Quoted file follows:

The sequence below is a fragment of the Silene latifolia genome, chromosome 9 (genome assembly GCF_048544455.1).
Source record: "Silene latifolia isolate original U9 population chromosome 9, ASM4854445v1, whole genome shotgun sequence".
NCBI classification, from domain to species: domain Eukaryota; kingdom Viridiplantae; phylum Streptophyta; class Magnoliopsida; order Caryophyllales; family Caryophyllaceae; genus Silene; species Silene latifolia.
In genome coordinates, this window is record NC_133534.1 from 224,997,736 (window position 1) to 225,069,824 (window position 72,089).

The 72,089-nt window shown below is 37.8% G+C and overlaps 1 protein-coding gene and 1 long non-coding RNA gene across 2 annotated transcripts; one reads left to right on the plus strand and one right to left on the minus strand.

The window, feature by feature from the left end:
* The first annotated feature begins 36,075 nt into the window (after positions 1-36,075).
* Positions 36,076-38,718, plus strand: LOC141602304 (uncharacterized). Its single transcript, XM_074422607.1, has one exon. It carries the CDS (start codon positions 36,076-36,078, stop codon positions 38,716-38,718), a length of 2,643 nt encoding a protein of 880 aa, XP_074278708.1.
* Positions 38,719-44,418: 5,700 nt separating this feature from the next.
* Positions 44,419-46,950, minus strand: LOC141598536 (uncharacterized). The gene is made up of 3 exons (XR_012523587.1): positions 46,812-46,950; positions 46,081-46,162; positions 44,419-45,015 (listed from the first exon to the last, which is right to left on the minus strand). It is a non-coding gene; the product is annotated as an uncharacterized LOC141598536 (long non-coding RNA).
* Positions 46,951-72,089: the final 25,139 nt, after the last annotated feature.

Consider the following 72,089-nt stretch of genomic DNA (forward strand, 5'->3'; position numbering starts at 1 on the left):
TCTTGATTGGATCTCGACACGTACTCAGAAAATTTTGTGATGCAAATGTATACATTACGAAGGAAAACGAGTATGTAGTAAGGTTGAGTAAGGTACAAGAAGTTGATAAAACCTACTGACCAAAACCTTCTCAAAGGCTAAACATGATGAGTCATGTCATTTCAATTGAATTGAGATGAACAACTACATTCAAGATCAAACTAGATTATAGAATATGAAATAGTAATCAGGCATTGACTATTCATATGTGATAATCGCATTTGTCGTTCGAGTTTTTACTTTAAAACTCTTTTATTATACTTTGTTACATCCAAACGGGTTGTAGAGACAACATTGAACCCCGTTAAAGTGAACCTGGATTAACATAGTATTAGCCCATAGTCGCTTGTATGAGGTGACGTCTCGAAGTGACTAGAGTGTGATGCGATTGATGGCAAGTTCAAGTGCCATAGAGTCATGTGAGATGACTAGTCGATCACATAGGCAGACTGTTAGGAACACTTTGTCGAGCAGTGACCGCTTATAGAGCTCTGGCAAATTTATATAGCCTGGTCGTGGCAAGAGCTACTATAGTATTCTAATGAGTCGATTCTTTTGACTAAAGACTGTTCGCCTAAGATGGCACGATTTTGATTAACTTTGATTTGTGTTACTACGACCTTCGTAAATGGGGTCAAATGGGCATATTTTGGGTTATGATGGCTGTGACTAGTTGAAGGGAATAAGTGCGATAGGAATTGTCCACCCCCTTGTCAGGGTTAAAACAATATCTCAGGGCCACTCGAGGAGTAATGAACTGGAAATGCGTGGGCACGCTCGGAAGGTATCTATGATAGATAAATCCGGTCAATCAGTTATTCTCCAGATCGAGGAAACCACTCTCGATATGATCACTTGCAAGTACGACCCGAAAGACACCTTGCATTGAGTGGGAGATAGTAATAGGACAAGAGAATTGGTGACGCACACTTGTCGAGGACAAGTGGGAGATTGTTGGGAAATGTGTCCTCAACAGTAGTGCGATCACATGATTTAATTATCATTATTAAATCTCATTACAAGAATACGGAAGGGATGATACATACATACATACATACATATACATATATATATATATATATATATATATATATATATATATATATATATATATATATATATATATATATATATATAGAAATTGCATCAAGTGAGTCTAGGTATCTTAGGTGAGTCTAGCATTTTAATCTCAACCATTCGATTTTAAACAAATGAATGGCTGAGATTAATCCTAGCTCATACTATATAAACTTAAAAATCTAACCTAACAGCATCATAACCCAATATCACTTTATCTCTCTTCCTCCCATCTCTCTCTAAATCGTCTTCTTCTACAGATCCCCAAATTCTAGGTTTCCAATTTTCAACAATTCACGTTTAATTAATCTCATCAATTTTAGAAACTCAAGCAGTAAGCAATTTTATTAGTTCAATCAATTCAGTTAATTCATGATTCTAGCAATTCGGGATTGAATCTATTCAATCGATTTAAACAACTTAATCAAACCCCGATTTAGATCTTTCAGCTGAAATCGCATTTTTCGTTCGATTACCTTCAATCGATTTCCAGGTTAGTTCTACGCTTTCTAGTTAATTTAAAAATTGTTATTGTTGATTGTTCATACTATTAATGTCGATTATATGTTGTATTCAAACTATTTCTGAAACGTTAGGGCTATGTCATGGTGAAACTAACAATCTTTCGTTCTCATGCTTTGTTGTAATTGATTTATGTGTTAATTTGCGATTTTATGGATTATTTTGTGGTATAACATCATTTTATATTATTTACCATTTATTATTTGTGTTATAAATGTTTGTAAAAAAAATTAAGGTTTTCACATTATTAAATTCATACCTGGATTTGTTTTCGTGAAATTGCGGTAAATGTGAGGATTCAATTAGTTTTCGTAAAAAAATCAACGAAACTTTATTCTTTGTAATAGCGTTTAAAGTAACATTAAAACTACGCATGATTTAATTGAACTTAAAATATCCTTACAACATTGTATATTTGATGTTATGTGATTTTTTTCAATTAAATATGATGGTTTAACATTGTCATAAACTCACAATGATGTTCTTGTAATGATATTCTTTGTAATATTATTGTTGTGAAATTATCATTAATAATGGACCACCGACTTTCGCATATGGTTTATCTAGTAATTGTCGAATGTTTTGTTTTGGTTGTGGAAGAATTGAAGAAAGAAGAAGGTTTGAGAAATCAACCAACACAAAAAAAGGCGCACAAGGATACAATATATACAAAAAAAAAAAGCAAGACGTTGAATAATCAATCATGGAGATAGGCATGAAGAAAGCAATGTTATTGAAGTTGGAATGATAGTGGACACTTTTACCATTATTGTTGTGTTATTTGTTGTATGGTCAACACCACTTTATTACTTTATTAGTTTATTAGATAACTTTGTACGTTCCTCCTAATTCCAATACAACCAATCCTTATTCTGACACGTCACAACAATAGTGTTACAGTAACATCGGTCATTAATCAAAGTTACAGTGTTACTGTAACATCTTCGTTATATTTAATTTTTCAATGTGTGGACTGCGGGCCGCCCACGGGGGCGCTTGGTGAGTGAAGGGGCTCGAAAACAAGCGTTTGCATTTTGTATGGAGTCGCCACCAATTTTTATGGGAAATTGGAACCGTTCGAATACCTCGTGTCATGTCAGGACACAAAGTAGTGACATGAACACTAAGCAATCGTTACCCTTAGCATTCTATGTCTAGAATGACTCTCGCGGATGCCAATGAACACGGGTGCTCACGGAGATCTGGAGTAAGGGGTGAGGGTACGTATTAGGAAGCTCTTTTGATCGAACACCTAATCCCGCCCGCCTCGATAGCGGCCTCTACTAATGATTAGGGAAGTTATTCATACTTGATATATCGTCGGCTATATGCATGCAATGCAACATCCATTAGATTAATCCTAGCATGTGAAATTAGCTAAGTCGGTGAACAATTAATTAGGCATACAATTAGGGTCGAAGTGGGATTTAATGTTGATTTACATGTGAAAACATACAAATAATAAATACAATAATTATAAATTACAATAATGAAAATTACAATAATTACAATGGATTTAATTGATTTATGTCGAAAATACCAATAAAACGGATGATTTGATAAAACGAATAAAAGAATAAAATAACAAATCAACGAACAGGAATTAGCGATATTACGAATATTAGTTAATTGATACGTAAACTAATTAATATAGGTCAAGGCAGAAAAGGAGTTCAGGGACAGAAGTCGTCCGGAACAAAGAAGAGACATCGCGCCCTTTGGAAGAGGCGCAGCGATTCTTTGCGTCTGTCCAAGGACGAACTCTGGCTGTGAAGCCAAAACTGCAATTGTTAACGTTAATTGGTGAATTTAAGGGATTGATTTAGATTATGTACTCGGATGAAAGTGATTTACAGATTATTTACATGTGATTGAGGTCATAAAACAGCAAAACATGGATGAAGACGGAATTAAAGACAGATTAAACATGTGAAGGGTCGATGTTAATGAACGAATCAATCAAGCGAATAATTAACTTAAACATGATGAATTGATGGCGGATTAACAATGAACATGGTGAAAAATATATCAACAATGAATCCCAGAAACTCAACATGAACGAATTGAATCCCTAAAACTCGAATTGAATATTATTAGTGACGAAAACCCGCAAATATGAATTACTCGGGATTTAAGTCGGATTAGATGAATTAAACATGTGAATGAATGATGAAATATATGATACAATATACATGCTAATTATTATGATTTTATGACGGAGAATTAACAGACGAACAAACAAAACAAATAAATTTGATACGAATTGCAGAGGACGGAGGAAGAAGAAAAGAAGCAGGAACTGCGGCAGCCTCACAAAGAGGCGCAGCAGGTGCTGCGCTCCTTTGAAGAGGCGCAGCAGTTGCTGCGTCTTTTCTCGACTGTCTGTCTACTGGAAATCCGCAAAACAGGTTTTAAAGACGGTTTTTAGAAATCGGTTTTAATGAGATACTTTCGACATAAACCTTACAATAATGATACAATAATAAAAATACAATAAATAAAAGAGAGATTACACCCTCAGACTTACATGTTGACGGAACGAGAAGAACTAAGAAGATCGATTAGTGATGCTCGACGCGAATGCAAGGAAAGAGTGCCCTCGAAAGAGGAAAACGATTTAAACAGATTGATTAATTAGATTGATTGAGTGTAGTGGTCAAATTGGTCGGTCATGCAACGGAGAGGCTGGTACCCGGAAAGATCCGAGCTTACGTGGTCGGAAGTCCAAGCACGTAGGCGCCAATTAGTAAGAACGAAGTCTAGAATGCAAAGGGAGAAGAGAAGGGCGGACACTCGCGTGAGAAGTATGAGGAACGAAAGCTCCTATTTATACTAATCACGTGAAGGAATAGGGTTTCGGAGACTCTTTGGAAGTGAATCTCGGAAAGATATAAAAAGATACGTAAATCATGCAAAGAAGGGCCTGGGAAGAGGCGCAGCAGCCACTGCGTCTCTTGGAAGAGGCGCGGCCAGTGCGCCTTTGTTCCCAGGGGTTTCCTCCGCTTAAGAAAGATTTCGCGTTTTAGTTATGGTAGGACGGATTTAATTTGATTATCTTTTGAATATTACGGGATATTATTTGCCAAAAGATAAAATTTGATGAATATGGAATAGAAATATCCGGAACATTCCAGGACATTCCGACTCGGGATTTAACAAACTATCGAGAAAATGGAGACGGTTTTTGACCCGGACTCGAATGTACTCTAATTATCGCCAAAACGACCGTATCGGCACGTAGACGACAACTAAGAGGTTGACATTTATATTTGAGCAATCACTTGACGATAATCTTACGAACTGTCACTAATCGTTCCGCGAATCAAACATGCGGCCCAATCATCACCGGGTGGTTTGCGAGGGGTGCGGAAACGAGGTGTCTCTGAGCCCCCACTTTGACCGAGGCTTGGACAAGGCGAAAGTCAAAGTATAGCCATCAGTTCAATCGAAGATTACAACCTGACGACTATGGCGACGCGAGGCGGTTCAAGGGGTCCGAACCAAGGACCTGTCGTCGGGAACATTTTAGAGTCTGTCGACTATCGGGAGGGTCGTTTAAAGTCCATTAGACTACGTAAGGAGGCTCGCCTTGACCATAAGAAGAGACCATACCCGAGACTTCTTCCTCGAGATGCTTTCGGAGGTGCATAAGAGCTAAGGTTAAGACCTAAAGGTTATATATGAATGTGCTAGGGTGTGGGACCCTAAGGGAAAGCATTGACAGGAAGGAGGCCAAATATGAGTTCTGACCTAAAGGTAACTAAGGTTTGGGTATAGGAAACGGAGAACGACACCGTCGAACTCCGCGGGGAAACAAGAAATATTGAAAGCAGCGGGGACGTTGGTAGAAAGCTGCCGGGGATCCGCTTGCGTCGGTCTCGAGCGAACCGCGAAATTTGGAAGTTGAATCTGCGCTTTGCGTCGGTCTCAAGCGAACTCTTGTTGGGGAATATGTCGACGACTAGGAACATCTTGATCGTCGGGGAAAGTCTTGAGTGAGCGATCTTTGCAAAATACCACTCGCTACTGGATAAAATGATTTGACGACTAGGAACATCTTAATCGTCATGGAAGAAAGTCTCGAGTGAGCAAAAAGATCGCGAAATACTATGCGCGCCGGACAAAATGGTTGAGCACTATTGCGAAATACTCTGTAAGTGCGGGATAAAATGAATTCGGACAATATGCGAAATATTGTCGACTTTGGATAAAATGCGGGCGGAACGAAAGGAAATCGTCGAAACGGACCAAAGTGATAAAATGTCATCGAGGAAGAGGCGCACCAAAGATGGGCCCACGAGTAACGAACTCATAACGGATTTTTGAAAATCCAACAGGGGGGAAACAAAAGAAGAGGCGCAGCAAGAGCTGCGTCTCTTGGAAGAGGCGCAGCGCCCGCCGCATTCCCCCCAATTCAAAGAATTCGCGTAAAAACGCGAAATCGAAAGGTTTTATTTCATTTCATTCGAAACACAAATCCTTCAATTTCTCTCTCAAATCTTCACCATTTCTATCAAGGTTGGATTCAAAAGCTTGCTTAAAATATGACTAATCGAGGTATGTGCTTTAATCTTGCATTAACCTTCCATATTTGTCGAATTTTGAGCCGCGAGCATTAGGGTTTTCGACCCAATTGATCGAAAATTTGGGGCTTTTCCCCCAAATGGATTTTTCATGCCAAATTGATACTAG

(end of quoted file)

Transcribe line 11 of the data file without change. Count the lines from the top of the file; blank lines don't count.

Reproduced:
* Positions 46,951-72,089: the final 25,139 nt, after the last annotated feature.